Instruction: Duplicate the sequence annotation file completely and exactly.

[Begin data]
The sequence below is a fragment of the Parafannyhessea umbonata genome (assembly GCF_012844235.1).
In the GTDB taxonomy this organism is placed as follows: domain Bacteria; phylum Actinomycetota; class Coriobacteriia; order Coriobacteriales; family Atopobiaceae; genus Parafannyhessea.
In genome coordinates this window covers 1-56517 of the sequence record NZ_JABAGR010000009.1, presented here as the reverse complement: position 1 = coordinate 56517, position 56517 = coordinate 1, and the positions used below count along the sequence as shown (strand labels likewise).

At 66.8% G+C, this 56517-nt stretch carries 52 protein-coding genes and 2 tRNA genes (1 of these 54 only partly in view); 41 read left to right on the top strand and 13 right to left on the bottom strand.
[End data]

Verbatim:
The sequence below is a fragment of the Parafannyhessea umbonata genome (assembly GCF_012844235.1).
In the GTDB taxonomy this organism is placed as follows: domain Bacteria; phylum Actinomycetota; class Coriobacteriia; order Coriobacteriales; family Atopobiaceae; genus Parafannyhessea.
In genome coordinates this window covers 1-56517 of the sequence record NZ_JABAGR010000009.1, presented here as the reverse complement: position 1 = coordinate 56517, position 56517 = coordinate 1, and the positions used below count along the sequence as shown (strand labels likewise).

At 66.8% G+C, this 56517-nt stretch carries 52 protein-coding genes and 2 tRNA genes (1 of these 54 only partly in view); 41 read left to right on the top strand and 13 right to left on the bottom strand.